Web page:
I’m not humble, just hungry

Sunday November 4 2018

Hunger:  I have worked hard enough to eat

Hunger: I have worked hard enough to eat wherever hunger finds me. COURTESY PHOTO 

By Amos Wekesa

On Saturday last week, I posted on my two Facebook walls a picture of my friends and I enjoying a meal of posho and a whole chicken in Lyolwa village in eastern Uganda. The picture attracted a lot of attention/ reactions and some people said “Amos, you are so humble!” Some of the people that know me have generally put me in a certain box in their mind and in that box they have the type of car I should be driving, where I should eat, how I should dress etc.

I have actually never been humble in my life because being humble in Uganda has a very funny meaning....a guy who does not oppose anything, never fights for anything, walks slowly, generally well dressed, smiles when meant to be tough, wants peace when not necessary. I am none of those, buddies!

Back to food, growing up, food was a major challenge in my life and as a young man, I struggled with the fact that I could not access enough to eat, let alone a variety. It became worse when I became a teenager!
From the age of seven, I started understanding a bit about what was going on. I think Uganda had hunger issues years before 1985 and as a child I felt the impact. Hunger for food is not a good thing but hunger for things such as good health and success is good.

Between 1980 and mid 1983, we never ate chicken a lot but the night we did in the village, I remember my sister and I woke up early in the morning and went to look for leftovers. We cracked the bones like crazy and my mum once caught us and administered a few kibokos on our behinds. The bone cracking habit still dies hard for me! My wife and children struggle with it and it has little to do with hunger.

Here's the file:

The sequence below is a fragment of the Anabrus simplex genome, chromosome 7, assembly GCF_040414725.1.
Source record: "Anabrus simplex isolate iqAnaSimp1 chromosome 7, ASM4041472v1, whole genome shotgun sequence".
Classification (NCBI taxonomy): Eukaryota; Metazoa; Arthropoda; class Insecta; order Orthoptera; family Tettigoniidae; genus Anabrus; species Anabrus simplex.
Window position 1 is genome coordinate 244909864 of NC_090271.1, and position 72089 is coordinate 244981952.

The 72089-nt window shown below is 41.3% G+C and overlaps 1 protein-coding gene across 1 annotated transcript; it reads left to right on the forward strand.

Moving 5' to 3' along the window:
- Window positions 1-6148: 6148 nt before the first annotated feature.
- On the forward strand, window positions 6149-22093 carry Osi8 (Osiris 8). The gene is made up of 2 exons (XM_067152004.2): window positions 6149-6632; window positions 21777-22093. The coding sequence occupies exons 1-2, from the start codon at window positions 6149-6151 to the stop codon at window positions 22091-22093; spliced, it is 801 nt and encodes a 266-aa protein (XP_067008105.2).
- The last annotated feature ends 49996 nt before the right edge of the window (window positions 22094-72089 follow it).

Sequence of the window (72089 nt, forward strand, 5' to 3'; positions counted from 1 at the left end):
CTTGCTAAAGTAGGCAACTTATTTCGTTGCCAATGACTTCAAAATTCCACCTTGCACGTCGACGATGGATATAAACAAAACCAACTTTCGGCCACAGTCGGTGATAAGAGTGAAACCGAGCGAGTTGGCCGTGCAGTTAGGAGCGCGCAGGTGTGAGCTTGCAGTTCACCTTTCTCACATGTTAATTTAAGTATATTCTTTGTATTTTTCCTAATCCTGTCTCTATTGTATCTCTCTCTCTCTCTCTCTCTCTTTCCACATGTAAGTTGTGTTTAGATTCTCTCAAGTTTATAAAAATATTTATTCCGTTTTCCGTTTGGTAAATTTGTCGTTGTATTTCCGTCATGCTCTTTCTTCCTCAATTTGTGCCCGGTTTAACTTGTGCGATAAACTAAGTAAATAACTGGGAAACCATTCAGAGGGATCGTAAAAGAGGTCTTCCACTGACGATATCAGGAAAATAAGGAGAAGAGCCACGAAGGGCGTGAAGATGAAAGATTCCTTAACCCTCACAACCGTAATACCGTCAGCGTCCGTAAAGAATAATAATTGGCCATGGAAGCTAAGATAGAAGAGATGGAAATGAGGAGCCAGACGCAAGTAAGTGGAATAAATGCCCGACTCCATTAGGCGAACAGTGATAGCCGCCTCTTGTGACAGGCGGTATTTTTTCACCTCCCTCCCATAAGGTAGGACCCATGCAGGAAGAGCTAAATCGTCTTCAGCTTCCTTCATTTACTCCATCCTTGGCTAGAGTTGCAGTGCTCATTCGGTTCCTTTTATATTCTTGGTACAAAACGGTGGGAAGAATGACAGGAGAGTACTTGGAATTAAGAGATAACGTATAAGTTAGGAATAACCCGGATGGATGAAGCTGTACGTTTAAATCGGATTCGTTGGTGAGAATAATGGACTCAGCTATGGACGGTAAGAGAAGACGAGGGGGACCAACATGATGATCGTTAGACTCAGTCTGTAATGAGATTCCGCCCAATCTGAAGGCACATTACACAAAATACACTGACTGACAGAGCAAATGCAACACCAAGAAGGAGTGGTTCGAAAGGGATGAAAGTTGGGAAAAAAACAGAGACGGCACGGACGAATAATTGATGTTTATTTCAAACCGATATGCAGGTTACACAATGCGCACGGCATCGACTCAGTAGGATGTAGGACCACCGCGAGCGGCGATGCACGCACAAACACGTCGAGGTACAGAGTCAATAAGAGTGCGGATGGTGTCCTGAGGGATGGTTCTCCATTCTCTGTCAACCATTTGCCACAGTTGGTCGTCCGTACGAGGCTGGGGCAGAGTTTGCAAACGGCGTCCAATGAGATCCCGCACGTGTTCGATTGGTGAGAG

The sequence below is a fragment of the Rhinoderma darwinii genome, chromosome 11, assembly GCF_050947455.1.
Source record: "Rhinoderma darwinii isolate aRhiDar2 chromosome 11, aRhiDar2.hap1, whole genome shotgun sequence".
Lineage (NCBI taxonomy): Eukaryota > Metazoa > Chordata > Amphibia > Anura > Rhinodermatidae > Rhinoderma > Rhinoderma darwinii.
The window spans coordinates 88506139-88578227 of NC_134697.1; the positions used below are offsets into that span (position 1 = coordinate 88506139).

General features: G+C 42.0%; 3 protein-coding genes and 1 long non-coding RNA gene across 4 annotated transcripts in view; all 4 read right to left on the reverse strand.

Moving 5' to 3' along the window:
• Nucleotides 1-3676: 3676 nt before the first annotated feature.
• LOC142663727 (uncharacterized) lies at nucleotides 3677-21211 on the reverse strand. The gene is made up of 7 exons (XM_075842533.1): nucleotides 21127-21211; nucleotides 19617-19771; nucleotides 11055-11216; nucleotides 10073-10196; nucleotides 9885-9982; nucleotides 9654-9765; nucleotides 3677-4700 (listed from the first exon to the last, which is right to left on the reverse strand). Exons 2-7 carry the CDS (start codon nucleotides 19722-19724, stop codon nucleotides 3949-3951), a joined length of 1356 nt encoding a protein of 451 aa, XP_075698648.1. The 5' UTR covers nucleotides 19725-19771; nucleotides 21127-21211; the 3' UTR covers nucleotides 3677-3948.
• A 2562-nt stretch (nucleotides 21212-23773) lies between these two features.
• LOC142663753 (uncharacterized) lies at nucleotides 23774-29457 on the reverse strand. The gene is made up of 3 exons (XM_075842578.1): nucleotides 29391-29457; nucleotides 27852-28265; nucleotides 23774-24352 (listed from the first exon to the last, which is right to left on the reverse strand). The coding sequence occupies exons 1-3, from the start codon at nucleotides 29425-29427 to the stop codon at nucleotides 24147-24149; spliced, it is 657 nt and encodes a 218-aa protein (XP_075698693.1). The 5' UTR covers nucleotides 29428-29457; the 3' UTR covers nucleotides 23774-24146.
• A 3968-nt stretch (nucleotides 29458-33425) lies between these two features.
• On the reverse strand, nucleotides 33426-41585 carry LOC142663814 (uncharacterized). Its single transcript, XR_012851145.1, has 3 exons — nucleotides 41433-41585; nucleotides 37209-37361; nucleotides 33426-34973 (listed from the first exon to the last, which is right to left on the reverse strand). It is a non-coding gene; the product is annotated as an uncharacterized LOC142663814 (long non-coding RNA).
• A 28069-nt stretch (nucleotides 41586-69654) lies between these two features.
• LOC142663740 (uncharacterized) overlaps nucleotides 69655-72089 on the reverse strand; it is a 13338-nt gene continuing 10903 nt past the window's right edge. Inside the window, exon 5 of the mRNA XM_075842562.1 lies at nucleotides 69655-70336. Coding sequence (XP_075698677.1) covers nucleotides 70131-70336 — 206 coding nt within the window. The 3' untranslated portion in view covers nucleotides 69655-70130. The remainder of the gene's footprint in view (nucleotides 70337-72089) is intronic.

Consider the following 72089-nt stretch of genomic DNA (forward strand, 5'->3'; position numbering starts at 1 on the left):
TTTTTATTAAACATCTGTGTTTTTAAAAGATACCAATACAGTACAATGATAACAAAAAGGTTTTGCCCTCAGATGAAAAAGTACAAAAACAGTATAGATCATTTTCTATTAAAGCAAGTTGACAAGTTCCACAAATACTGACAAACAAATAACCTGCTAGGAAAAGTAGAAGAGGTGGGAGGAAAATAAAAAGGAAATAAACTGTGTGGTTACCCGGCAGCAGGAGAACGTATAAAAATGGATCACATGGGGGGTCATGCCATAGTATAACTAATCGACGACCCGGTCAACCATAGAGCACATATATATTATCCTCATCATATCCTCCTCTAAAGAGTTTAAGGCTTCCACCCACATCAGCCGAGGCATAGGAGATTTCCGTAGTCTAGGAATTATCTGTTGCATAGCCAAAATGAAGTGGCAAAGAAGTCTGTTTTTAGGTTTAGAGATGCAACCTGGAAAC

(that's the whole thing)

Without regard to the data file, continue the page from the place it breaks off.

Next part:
Between 1983 to 1996 while at Tororo Children’s Home where I grew up, chicken could have been on the menu maybe once in all those years combined! We enjoyed our posho, greens and beans! Some of the boys I grew up with can agree with me. For me as a young man, those years were very important in my life because I became a teenager and left being one while in that home.

Our portions were miserable for teenagers! Thankfully Kakungulu, who represented the central colonial government during the colonial era had planted so many mango trees all the way from Tororo to almost Malaba border. Therefore, during mango season, we escaped on weekends to eat mangoes. We would sometimes eat mangoes for five straight hours! How we did that, still puzzles me.

I have a teenage son who needs to eat a lot and mainly because he is a sportsman. You will hear him try to cook something late in the night and his mum and I will pretend to have not heard because he is a teenager and needs lots of food.
Towards the end of 1996 I came to Kampala for adult hustle and having been very poor, with less to eat, inspired me so much. I wanted to badly have good meals out of hard work not emotions! That hunger was important! If hunger cannot inspire you, then nothing can kabisa.

When I started getting my head above the waters, I remained scared of going under again for a very long time. I had set a cost of food above which I could not go... probably until just eight years ago, when I realised I had worked hard enough to eat in a place where hunger found me. If hunger finds me in Kikuubo, I will find a place in Kikuubo and enjoy a meal. If hunger finds me near Serena Hotel, I will drive in and eat. What is also true is that I cannot afford eating in expensive places daily. I earn a salary and I have so many cost centres, which means I cannot afford to be stupid.

I also do not set silly standards for example what cars to drive, clothes to wear, etc. That kind of thinking has driven many people into misery and they will not admit even once. Many Ugandans, not all of course, especially the educated, assume going to school entitles them to certain privileges.

The writer is an investment expert
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